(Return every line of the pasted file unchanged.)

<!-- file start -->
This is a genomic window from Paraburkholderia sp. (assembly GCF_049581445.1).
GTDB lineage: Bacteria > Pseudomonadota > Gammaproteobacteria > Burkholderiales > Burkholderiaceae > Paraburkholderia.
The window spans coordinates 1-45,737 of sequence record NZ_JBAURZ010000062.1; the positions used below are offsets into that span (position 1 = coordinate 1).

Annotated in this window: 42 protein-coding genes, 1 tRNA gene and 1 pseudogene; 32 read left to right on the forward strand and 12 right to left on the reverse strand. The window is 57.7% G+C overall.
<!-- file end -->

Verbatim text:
This is a genomic window from Paraburkholderia sp. (assembly GCF_049581445.1).
GTDB lineage: Bacteria > Pseudomonadota > Gammaproteobacteria > Burkholderiales > Burkholderiaceae > Paraburkholderia.
The window spans coordinates 1-45,737 of sequence record NZ_JBAURZ010000062.1; the positions used below are offsets into that span (position 1 = coordinate 1).

Annotated in this window: 42 protein-coding genes, 1 tRNA gene and 1 pseudogene; 32 read left to right on the forward strand and 12 right to left on the reverse strand. The window is 57.7% G+C overall.